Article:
Trump’s Odd Allies: Union Members

So no surprise then that union members voting in the Republican primaries vote for Trump at significantly higher rates than other GOP voters. This, after roughly two decades of energetic, expensive and, until now, fairly successful efforts on behalf of the AFL-CIO to educate union voters and their families. This makes perfect sense; after years of making it clear that corporate friendly free trade deals were harming workers, why wouldn’t Republican union members square the circle by going for Trump?

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Feeling the Bern: An Analysis of the Sanders Phenomenon

When Bernie Sanders announced his candidacy for president, his assertion that he was in this to win seemed like maybe the kind of statement a candidate feels he has to make. If you followed this sort of thing, a more modest and reasonable hope seemed to be that he’d at least fare better than Dennis Kucinich, the last candidate of the left to attempt a significant candidacy, in 2004 and 2008. As a U.S. Senator, self-identified socialist, and the longest serving independent member of Congress, Sanders hopefully could…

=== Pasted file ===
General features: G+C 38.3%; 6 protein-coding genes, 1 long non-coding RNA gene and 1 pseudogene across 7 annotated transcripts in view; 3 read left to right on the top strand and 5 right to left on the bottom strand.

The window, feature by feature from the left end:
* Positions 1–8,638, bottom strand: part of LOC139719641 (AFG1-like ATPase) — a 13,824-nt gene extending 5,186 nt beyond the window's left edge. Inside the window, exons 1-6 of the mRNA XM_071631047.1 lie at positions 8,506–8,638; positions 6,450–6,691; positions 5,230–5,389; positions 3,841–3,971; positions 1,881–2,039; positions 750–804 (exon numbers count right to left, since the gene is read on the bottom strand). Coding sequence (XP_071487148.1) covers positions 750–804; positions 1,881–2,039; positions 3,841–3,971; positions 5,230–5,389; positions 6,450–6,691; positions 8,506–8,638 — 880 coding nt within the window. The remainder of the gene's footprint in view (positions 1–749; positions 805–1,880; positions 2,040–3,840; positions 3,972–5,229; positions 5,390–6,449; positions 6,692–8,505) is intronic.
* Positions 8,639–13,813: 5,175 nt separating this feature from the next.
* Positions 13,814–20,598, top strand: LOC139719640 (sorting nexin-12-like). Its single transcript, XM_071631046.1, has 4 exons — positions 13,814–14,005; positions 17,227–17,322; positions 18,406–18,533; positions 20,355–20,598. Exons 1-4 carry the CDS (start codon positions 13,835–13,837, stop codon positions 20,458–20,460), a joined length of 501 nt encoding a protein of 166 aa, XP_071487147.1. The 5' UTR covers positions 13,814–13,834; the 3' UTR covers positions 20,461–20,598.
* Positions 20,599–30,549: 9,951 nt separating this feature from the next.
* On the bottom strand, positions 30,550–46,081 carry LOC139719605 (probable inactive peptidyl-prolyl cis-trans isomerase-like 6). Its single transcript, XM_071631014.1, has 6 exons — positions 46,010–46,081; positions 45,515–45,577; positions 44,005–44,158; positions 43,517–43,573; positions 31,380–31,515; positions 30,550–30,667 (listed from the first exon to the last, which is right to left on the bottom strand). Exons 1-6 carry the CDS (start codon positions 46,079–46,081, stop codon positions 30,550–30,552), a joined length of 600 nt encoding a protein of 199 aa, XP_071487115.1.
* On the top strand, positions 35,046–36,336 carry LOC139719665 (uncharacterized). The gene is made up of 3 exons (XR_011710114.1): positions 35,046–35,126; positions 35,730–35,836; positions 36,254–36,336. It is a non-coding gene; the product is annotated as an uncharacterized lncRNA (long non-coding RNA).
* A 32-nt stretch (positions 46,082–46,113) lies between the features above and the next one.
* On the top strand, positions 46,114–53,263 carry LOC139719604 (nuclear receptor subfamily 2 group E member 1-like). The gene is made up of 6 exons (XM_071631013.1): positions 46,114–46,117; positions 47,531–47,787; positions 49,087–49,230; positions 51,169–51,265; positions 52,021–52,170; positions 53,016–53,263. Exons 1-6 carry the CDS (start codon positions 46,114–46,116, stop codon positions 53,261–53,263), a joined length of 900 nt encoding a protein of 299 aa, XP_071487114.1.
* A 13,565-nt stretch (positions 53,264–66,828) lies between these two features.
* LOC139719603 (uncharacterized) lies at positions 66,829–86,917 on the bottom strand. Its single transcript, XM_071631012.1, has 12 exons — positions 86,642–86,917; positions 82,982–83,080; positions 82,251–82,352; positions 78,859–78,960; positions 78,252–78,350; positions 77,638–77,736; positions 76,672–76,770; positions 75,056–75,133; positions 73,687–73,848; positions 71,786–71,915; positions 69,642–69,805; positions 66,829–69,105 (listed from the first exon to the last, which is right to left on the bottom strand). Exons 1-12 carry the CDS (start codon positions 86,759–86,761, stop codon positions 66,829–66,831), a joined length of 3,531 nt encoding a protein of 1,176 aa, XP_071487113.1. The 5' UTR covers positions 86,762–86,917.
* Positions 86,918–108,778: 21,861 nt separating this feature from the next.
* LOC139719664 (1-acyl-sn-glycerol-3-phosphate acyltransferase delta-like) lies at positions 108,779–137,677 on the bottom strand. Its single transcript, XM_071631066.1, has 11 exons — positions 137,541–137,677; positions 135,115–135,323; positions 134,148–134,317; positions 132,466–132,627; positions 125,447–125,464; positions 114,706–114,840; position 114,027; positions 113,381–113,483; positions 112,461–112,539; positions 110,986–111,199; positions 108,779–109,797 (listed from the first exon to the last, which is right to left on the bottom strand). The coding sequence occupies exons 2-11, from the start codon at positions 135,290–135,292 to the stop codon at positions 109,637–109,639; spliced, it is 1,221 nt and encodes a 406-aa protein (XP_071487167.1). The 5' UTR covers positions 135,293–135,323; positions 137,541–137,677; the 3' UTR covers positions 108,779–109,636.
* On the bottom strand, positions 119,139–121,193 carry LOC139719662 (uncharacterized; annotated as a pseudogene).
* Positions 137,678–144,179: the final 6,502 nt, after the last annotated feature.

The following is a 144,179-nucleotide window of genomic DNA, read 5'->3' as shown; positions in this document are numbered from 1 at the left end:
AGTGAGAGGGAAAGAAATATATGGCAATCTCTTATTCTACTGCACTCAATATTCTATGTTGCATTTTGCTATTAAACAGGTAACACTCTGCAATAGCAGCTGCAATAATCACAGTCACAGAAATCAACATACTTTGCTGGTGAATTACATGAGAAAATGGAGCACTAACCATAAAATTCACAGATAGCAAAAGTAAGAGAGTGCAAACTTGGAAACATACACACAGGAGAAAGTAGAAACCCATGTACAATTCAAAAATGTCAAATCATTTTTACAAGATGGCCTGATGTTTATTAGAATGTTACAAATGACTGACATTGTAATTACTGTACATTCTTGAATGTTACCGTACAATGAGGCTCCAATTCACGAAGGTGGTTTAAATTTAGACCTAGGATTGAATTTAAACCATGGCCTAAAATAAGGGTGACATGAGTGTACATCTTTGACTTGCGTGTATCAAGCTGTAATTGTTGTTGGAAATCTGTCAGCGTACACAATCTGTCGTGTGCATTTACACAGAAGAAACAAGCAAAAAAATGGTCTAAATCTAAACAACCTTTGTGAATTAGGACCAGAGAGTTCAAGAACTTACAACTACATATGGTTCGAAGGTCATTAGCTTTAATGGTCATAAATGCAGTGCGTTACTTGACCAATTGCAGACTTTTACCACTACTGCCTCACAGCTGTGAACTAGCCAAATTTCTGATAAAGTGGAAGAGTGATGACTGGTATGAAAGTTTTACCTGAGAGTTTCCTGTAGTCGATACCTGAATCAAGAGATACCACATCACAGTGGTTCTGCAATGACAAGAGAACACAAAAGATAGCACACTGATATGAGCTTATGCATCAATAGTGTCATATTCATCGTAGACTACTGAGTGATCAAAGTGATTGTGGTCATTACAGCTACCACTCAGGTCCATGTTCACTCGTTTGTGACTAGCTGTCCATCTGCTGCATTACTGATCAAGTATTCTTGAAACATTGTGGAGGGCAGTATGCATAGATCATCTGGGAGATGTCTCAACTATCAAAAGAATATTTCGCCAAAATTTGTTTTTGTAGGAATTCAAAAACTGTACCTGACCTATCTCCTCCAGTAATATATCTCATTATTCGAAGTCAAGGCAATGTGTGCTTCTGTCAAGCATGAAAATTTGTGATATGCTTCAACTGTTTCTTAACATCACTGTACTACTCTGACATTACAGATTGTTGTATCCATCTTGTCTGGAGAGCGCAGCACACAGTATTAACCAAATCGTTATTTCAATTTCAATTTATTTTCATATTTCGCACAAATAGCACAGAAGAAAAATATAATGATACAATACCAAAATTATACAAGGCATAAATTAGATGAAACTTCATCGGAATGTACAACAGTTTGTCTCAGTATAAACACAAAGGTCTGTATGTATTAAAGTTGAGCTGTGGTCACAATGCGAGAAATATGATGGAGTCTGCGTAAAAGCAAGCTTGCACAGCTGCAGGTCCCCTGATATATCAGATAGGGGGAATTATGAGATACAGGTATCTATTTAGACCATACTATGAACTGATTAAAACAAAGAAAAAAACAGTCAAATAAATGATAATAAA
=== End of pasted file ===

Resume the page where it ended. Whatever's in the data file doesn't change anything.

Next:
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The Fissuring of the Republican Party: A Road Map to Political Chaos

Donald Trump took his own stab at idiocy by reading out Graham’s phone number, encouraging his audience to “try it.” Trump’s antics came in response to Graham’s own a day before when in an effort to defend his friend John McCain, another of the billionaire’s targets, he called the rich politico the “world’s biggest jackass.” The contest intensified in September after GOP polls…

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The Greek Inquisition: International Finance, Syriza, and the Greek Labor Movement

Why has the new Greek government failed to accomplish so much of what it had promised? And where does that leave the Greek labor movement? The government’s and the labor movement’s problems stem from the same fact, which has endured since the February 2012 signing of the second bailout agreement: Greece is no longer a sovereign nation state.

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After the Fall: An Autopsy of the Midterms

Surveying the wreckage of his party’s 2014 election campaign, Howard Dean, on the November 9th Meet the Press, was candid, with such sound bytes as, ““Where the hell is the Democratic party …You got to stand for something if you want to win.” The Republicans’ message was, “We’re not Obama.” What was the Democrats’ message? “Oh well, we really aren’t either.”
Translation: “Get my message; we need a message.”
No matter how hard the Democrats tried to demonize their Republican rivals — they couldn’t.

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